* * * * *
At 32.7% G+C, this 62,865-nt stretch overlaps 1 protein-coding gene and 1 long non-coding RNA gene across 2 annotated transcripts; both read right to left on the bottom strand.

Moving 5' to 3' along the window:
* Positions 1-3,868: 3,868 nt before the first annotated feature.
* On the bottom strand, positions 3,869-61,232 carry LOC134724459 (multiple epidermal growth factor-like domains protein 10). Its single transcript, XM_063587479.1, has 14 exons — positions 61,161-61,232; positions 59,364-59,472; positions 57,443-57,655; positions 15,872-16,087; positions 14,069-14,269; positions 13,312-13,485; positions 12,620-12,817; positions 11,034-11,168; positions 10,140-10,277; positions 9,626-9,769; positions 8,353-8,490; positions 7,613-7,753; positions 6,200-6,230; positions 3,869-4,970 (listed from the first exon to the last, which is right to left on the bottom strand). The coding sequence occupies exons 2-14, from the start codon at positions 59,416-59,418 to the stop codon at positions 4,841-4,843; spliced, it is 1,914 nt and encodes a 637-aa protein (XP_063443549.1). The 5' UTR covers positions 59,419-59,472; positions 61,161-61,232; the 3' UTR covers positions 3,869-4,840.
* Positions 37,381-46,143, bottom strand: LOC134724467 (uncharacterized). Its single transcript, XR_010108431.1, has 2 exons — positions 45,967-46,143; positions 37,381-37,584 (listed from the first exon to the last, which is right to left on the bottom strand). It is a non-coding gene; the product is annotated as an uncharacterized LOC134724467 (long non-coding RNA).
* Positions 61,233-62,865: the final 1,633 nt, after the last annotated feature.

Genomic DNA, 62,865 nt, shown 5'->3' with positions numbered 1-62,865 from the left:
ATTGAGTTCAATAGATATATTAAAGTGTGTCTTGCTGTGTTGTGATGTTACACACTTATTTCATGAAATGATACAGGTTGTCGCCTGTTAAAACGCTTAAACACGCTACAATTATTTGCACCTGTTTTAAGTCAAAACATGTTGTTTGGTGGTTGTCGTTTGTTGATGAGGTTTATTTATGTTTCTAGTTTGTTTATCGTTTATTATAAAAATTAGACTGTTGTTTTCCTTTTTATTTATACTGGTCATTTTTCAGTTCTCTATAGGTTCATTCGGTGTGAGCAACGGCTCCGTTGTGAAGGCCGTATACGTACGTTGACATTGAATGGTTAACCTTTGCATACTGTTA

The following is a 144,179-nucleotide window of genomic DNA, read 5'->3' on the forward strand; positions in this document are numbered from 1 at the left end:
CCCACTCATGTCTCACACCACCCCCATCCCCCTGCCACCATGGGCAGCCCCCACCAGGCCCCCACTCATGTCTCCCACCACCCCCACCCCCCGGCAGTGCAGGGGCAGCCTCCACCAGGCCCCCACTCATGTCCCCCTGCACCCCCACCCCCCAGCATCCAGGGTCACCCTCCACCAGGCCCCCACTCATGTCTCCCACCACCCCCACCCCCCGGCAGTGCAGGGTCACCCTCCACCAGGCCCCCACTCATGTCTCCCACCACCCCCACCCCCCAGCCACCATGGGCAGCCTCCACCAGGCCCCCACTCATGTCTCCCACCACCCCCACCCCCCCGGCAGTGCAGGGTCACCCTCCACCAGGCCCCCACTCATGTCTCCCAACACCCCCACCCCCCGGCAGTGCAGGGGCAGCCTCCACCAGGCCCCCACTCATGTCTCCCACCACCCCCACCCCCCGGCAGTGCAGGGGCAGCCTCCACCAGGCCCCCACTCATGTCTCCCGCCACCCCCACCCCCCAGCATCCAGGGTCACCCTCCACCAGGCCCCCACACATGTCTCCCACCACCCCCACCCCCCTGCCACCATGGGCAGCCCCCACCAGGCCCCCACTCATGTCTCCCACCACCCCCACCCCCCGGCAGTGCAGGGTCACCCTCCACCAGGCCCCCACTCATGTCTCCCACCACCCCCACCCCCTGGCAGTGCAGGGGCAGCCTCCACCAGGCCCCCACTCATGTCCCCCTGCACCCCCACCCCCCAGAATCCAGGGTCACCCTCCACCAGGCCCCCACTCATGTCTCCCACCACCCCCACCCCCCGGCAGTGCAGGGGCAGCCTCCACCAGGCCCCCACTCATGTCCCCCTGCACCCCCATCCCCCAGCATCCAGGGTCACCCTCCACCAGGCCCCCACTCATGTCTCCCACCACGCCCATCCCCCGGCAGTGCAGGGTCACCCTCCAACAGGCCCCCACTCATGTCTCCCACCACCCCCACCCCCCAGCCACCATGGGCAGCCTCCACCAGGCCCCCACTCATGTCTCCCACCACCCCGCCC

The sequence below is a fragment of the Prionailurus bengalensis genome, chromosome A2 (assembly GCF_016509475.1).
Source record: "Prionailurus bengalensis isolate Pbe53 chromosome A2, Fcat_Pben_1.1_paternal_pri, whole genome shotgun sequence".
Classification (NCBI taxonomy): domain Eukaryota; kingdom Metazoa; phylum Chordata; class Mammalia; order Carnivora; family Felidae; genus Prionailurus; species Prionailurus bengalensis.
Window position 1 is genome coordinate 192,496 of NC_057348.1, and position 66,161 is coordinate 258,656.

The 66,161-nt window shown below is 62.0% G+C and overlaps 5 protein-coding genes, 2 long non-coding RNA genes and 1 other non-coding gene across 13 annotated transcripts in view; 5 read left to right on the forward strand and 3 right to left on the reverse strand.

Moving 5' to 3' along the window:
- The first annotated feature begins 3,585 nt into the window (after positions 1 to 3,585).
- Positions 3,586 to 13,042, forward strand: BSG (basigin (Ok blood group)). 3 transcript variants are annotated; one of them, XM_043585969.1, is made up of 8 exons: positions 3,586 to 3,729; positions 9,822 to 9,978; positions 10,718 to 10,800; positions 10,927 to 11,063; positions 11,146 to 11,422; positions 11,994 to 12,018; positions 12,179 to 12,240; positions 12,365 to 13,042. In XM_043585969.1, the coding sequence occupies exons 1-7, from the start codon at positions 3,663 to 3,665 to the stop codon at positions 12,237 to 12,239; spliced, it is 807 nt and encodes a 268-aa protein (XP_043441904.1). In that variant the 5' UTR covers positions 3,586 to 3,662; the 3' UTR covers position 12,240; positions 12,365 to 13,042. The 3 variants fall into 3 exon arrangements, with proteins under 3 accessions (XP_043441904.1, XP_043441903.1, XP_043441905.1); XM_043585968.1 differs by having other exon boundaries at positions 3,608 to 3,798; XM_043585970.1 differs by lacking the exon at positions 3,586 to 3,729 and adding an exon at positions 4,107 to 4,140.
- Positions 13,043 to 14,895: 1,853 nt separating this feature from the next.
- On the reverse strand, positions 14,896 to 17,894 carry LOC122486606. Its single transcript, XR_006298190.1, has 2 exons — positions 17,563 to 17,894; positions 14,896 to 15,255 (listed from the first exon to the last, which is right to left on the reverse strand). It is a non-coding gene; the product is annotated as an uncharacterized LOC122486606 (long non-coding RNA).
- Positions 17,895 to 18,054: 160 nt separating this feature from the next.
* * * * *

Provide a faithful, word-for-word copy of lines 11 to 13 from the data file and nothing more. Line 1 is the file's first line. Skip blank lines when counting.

The sequence below is a fragment of the Prionailurus bengalensis genome, chromosome A2 (assembly GCF_016509475.1).
Source record: "Prionailurus bengalensis isolate Pbe53 chromosome A2, Fcat_Pben_1.1_paternal_pri, whole genome shotgun sequence".
Classification (NCBI taxonomy): domain Eukaryota; kingdom Metazoa; phylum Chordata; class Mammalia; order Carnivora; family Felidae; genus Prionailurus; species Prionailurus bengalensis.